Contributing can also be an antidote to coveting, which can lead to resentment and suffering. By not being selfish, we provide for others in need. The idea of attachment comes to mind. When we are attached to objects, who owns whom? When we give freely, we recognize how we are all interconnected. We interare. There is no separation other than concepts or socially constructed notions of “us” and “them” in the grand scheme of things.

Thấy wrote in Fear: Essential Wisdom for Getting Through the Storm, “The most precious gift you can give to the one you love is your true presence… ‘Dear one, I am here for you.’…’Darling, I know you are there, and I am so happy.’…When you love someone, the best thing you can offer that person is your presence. How can you love if you are not there? Come back to yourself, look into [their] eyes, and say, ‘Darling, you know something? I’m here for you.’ You’re offering [them] your presence. You’re not preoccupied with the past or the future; you are there for your beloved. You must say this with your body and with your mind at the same time, and then you will see transformation…To be there is the first step and recognizing the presence of the other person is the second step. Because you are fully there, you recognize that the presence of your beloved is something very precious. You embrace your beloved with mindfulness, and he or she will bloom like a flower. To be loved means to first of all to be recognized as existing…Even before you do anything to help, your wholehearted presence already brings some relief, because when we suffer, we have great need for presence of the person we love. If we are suffering and the person we love ignores us, we suffer more. So, what you can do – right away – is to manifest your true presence to your beloved and say…’Dear one, I know you are suffering. That is why I am here for you.’ And already your loved one will feel better…Your presence is a miracle, your understanding of his or her pain is a miracle, and you are able to offer this aspect of your love immediately. Really try to be there, for yourself, for life, for the people you love. Recognize the presence of those who live in the same place as you and try to be there when one of them is suffering, because your presence is so precious for this person…This (mantra) is for when you are suffering, and you believe that your beloved has caused you suffering. If someone else had done the same wrong to you, you would have suffered less. But this is the person you love the most, so you suffer deeply, and the last thing you feel like doing is to ask that person for help…So now it is your pride that is the obstacle to reconciliation and healing. According to the teaching of the Buddha, in true love there is no place for pride…When you are suffering like this, you must go to the person you love and ask for his or her help. That is true love. Do not let pride keep you apart. You must overcome your pride. You must always go to him or her. That is what this (mantra) is for. Practice for yourself first, to bring about the oneness of your body and mind before going to the other person to say…: ‘Dear one, I am suffering; please help.’ This is very simple but very hard to do.”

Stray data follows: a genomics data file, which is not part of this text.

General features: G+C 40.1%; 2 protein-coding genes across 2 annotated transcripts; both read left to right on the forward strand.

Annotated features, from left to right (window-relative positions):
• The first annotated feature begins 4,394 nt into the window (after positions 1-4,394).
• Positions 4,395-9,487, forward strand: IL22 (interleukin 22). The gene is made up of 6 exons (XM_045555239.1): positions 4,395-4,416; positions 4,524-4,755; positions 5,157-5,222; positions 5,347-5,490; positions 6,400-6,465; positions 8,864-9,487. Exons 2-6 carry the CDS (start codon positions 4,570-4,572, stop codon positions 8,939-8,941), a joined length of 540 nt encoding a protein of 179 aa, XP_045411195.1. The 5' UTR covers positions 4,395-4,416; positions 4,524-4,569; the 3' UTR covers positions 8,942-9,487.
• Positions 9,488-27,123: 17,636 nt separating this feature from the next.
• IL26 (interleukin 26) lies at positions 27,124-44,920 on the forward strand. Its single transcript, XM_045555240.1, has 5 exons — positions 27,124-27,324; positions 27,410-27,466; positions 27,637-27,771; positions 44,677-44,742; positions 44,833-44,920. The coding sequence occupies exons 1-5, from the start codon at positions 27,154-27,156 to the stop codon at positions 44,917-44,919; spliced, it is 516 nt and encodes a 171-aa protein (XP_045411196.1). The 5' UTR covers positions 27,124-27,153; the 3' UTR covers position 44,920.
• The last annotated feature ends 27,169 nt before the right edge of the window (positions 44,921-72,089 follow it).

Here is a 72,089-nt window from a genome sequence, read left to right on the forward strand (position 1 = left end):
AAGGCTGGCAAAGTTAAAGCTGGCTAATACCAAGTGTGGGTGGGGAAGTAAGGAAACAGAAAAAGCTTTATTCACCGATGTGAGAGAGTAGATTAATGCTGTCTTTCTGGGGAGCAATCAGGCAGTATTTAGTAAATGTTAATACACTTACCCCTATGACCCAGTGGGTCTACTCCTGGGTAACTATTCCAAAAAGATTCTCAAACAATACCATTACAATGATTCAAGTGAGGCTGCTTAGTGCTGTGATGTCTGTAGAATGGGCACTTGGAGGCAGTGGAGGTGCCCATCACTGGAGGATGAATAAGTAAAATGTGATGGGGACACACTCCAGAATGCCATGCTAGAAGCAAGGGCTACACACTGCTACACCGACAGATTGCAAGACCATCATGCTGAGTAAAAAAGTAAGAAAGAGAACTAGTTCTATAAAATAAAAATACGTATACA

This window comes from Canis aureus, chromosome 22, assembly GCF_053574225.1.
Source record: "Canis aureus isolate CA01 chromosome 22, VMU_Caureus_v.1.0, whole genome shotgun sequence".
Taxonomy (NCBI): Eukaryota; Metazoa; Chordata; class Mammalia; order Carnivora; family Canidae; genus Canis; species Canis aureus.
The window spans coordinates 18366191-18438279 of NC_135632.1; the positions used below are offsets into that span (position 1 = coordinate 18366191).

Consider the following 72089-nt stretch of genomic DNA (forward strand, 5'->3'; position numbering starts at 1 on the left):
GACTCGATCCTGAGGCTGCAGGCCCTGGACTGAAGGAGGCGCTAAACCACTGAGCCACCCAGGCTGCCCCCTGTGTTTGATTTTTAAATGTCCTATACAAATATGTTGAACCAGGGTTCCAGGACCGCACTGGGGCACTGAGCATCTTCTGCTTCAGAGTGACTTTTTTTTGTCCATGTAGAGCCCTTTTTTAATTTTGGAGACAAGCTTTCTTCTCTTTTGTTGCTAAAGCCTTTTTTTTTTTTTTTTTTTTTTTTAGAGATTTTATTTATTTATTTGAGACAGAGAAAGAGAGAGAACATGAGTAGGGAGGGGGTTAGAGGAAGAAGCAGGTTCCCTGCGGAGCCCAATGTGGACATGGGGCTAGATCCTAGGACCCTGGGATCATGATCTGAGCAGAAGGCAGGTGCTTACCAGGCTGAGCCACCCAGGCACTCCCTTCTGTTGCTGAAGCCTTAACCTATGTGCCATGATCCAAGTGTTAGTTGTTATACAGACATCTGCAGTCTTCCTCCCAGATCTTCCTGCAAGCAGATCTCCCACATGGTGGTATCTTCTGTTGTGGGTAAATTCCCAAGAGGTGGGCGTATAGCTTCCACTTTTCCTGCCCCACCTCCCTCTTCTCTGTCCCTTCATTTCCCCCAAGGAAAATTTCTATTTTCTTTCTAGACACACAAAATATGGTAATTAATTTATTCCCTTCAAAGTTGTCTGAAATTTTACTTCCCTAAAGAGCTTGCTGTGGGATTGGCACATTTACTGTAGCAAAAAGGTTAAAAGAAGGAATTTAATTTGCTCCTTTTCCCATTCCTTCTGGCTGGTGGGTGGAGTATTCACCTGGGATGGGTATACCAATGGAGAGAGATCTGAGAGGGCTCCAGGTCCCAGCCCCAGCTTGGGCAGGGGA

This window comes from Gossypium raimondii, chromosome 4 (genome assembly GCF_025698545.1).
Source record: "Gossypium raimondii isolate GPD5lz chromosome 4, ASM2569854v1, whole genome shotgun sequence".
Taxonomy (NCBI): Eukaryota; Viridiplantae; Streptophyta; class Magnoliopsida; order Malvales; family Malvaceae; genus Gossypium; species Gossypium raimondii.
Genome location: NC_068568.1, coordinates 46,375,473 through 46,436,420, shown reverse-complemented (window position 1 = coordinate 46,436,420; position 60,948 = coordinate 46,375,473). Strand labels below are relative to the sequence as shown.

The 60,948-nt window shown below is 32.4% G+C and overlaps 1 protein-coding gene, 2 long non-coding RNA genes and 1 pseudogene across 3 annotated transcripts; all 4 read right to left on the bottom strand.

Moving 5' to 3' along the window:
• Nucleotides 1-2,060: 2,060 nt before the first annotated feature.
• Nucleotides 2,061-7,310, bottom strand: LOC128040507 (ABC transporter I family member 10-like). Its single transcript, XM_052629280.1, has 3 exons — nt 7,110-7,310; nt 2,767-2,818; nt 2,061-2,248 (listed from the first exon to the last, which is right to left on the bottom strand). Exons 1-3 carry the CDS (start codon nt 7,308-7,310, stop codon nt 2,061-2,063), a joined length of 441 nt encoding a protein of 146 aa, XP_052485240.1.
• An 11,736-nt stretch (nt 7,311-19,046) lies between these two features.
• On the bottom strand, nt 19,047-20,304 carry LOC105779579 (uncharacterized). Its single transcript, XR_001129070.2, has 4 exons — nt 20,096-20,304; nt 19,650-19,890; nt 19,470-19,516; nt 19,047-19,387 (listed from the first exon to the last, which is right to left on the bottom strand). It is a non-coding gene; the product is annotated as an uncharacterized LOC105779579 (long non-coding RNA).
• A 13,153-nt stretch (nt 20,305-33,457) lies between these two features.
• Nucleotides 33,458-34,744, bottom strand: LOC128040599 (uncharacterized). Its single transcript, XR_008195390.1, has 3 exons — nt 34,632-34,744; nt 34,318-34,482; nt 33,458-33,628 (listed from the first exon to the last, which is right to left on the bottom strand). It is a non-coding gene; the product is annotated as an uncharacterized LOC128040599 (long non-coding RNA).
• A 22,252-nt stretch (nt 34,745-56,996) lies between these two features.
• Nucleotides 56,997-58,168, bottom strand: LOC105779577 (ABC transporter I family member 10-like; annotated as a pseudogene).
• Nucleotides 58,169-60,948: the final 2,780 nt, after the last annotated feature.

May you be well.

Items being collected: Gas cards, gift cards, African American haircare products, Leggings (all sizes), pillows, bedding (twin and full), bath towels, wash cloths, underwear (all sizes and genders needed), kid friendly snacks, body wash, pasta, canned meat (tuna, chicken, etc.), quick and easy meals, slippers (all sizes, men and women) sweat shirts and pants (larger sizes men and women), men's hygiene items, comfortable bras.